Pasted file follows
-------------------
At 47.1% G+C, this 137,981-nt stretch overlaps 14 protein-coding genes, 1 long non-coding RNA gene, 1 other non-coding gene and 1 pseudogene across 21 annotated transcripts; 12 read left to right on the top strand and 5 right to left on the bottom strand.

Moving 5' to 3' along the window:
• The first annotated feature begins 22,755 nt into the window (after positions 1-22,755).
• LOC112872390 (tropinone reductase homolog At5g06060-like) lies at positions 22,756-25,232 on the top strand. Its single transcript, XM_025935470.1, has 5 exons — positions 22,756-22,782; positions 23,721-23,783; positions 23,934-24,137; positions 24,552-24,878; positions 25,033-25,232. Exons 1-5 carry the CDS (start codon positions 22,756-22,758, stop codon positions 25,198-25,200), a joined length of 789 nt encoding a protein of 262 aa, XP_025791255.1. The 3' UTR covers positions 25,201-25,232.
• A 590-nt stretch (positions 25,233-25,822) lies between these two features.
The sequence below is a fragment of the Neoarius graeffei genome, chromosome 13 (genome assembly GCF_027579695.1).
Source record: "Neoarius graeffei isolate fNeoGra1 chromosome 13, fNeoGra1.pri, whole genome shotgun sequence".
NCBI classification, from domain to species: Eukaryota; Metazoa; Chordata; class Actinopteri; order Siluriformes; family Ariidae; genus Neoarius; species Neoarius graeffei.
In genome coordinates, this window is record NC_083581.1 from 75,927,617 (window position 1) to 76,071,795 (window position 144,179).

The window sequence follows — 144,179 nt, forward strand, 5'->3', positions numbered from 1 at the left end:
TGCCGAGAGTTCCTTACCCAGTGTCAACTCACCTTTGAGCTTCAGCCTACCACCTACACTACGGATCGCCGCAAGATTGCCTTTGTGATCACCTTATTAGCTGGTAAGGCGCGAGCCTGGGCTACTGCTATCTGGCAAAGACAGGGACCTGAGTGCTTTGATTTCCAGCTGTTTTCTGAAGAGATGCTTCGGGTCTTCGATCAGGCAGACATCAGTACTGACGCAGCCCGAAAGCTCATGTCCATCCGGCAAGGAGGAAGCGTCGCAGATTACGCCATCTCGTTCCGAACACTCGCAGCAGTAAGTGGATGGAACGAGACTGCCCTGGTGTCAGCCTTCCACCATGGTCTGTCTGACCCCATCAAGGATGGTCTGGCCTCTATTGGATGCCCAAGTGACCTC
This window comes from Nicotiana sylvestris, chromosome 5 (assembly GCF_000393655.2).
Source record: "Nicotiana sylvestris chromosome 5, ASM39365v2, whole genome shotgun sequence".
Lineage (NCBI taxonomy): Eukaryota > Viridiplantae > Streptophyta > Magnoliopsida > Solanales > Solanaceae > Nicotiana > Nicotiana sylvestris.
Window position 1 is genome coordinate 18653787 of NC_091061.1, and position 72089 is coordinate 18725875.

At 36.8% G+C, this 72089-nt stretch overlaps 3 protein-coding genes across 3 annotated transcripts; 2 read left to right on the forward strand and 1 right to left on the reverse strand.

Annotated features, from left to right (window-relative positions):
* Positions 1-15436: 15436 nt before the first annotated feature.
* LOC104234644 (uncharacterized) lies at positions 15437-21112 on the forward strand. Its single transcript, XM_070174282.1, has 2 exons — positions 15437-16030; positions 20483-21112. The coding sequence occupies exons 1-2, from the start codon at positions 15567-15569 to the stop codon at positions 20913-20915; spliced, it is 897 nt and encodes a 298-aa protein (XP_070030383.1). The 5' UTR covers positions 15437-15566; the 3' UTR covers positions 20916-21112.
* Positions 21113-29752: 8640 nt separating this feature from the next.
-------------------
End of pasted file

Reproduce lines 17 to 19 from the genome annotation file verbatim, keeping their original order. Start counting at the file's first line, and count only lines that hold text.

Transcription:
Annotated features, from left to right (window-relative positions):
* Positions 1-15436: 15436 nt before the first annotated feature.
* LOC104234644 (uncharacterized) lies at positions 15437-21112 on the forward strand. Its single transcript, XM_070174282.1, has 2 exons — positions 15437-16030; positions 20483-21112. The coding sequence occupies exons 1-2, from the start codon at positions 15567-15569 to the stop codon at positions 20913-20915; spliced, it is 897 nt and encodes a 298-aa protein (XP_070030383.1). The 5' UTR covers positions 15437-15566; the 3' UTR covers positions 20916-21112.